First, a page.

FROM Pilar Marrero
A Legal Defeat for Immigration and Customs Enforcement ICE — Immigration and Customs Enforcement — started its Secure Communities program in 2009. Local law enforcement agencies were asked to detain non-citizen inmates for up to 48 hours after their jail terms had expired. ICE would then decide who could stay in the country and who should be deported. Former Sheriff Lee Baca supported Secure Communities, and some 33,000 were departed from Los Angeles County alone. Not any more. The LA Sheriff's Department is one of about one hundred agencies around the country that no longer allows detainers.
President Obama and Immigration Reform In Las Vegas today, President Obama said it's good news that bipartisan groups in both houses of Congress are finally addressing immigration reform. The President endorsed the general principles laid down yesterday by a bipartisan group of US Senators, the most controversial aspect of which may be what's called the path to citizenship. Cautioning that the debate is sure to become emotional, he warned against letting it devolve into "us" versus "them." What's the likely impact of the immigration debate on the Republican Party, currently at an historic low point in California's political history?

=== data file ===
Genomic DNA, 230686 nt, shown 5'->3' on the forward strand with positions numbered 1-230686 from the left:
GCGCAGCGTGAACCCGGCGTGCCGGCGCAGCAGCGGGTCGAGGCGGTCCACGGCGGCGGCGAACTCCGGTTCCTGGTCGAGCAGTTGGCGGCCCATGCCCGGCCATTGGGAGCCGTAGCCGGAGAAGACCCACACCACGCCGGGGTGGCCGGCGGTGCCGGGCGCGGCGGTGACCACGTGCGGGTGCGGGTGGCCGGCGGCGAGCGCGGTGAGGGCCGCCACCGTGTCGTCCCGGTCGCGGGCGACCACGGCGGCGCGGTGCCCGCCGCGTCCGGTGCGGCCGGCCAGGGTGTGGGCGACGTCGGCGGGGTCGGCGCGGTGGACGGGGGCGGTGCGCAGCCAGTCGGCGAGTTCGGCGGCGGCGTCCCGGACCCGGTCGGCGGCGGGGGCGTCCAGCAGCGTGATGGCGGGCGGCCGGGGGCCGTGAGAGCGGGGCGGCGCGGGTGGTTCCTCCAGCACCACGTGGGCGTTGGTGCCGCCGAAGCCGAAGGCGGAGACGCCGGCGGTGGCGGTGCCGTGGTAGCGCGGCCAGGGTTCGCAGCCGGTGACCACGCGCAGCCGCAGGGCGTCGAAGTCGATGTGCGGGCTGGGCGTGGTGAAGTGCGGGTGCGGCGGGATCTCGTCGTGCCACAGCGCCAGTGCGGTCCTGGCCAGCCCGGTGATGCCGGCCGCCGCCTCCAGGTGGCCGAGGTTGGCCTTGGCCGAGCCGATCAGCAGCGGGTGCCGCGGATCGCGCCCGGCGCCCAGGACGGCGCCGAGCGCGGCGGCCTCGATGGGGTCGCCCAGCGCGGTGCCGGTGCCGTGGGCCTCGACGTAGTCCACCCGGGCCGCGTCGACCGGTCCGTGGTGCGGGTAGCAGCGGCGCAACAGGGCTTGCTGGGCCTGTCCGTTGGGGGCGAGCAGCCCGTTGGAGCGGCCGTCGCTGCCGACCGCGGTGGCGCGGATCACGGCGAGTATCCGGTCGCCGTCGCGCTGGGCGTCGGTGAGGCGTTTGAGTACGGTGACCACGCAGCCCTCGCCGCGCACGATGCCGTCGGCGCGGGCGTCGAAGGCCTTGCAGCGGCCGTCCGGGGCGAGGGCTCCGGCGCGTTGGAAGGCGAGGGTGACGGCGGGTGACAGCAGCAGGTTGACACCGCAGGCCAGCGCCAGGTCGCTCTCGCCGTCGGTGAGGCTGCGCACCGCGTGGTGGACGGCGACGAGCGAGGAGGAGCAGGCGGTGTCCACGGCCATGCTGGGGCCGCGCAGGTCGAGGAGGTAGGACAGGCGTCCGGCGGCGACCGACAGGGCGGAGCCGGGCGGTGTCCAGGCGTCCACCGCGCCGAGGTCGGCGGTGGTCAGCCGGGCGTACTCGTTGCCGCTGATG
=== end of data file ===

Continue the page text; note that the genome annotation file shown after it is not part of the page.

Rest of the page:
Will the Senate write a healthcare bill in secret? While Democrats and Republicans argue White House relations with Russia, another question is being decided behind closed doors: who gets help buying health insurance and who doesn't? We hear how the pros and cons are being shrouded in secrecy.
The Trump agenda: where's the beef? President Trump says big things are happening. After celebrating a House bill on health care, he doesn’t yet have Senate agreement. With James Comey’s public testimony scheduled tomorrow, the President today tweeted his selection of a new FBI Director. Is the Chief Executive all style and no substance? Later, terror attacks in Iran and conflicting claims about who’s behind them.
The longest US war: Will Trump send more troops to Afghanistan? The Trump White House is divided over the Pentagon's request for more troops in Afghanistan—where the US has been fighting for the past 16 years. Is there a formula -- either for "victory" or a political settlement? Is there an end in sight for America's longest war?